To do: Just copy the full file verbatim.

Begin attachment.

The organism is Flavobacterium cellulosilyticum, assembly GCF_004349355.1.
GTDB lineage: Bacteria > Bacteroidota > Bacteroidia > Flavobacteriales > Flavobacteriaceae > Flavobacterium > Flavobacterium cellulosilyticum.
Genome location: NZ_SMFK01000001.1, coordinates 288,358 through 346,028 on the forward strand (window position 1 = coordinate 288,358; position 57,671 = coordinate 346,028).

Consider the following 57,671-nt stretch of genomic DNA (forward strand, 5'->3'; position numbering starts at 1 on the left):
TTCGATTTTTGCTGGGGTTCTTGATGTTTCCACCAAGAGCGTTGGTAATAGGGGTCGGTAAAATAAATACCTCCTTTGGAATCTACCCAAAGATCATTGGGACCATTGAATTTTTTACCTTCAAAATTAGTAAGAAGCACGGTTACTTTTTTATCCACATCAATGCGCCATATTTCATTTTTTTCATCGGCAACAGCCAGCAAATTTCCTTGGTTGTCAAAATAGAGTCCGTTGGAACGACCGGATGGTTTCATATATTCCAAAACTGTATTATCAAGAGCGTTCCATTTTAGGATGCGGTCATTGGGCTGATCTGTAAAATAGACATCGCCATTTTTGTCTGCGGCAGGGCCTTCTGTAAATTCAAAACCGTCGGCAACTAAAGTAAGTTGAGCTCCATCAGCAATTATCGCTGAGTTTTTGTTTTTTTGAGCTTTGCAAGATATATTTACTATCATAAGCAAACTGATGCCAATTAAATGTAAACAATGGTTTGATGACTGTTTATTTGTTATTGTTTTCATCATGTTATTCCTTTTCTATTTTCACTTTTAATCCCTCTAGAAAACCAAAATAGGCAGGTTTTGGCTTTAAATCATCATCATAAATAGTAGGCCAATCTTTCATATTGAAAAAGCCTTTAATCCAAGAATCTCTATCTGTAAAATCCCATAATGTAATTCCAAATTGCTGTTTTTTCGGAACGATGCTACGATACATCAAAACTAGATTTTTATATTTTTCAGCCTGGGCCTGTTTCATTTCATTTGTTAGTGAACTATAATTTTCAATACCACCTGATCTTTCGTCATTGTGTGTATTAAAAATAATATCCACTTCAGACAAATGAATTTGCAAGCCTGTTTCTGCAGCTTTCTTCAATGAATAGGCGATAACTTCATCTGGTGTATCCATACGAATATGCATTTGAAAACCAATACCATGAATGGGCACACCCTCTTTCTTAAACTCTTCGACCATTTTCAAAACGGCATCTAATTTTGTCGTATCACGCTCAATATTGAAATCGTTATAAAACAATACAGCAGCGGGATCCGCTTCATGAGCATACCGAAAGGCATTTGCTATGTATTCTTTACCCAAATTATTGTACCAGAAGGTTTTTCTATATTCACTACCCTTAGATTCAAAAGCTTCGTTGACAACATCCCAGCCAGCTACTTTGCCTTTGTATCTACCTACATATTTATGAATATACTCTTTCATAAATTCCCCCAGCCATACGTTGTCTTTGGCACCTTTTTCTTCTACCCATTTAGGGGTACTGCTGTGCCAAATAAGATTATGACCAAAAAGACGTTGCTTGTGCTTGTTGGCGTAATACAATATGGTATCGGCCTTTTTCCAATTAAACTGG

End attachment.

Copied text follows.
The organism is Flavobacterium cellulosilyticum, assembly GCF_004349355.1.
GTDB lineage: Bacteria > Bacteroidota > Bacteroidia > Flavobacteriales > Flavobacteriaceae > Flavobacterium > Flavobacterium cellulosilyticum.
Genome location: NZ_SMFK01000001.1, coordinates 288,358 through 346,028 on the forward strand (window position 1 = coordinate 288,358; position 57,671 = coordinate 346,028).

Consider the following 57,671-nt stretch of genomic DNA (forward strand, 5'->3'; position numbering starts at 1 on the left):
TTCGATTTTTGCTGGGGTTCTTGATGTTTCCACCAAGAGCGTTGGTAATAGGGGTCGGTAAAATAAATACCTCCTTTGGAATCTACCCAAAGATCATTGGGACCATTGAATTTTTTACCTTCAAAATTAGTAAGAAGCACGGTTACTTTTTTATCCACATCAATGCGCCATATTTCATTTTTTTCATCGGCAACAGCCAGCAAATTTCCTTGGTTGTCAAAATAGAGTCCGTTGGAACGACCGGATGGTTTCATATATTCCAAAACTGTATTATCAAGAGCGTTCCATTTTAGGATGCGGTCATTGGGCTGATCTGTAAAATAGACATCGCCATTTTTGTCTGCGGCAGGGCCTTCTGTAAATTCAAAACCGTCGGCAACTAAAGTAAGTTGAGCTCCATCAGCAATTATCGCTGAGTTTTTGTTTTTTTGAGCTTTGCAAGATATATTTACTATCATAAGCAAACTGATGCCAATTAAATGTAAACAATGGTTTGATGACTGTTTATTTGTTATTGTTTTCATCATGTTATTCCTTTTCTATTTTCACTTTTAATCCCTCTAGAAAACCAAAATAGGCAGGTTTTGGCTTTAAATCATCATCATAAATAGTAGGCCAATCTTTCATATTGAAAAAGCCTTTAATCCAAGAATCTCTATCTGTAAAATCCCATAATGTAATTCCAAATTGCTGTTTTTTCGGAACGATGCTACGATACATCAAAACTAGATTTTTATATTTTTCAGCCTGGGCCTGTTTCATTTCATTTGTTAGTGAACTATAATTTTCAATACCACCTGATCTTTCGTCATTGTGTGTATTAAAAATAATATCCACTTCAGACAAATGAATTTGCAAGCCTGTTTCTGCAGCTTTCTTCAATGAATAGGCGATAACTTCATCTGGTGTATCCATACGAATATGCATTTGAAAACCAATACCATGAATGGGCACACCCTCTTTCTTAAACTCTTCGACCATTTTCAAAACGGCATCTAATTTTGTCGTATCACGCTCAATATTGAAATCGTTATAAAACAATACAGCAGCGGGATCCGCTTCATGAGCATACCGAAAGGCATTTGCTATGTATTCTTTACCCAAATTATTGTACCAGAAGGTTTTTCTATATTCACTACCCTTAGATTCAAAAGCTTCGTTGACAACATCCCAGCCAGCTACTTTGCCTTTGTATCTACCTACATATTTATGAATATACTCTTTCATAAATTCCCCCAGCCATACGTTGTCTTTGGCACCTTTTTCTTCTACCCATTTAGGGGTACTGCTGTGCCAAATAAGATTATGACCAAAAAGACGTTGCTTGTGCTTGTTGGCGTAATACAATATGGTATCGGCCTTTTTCCAATTAAACTGG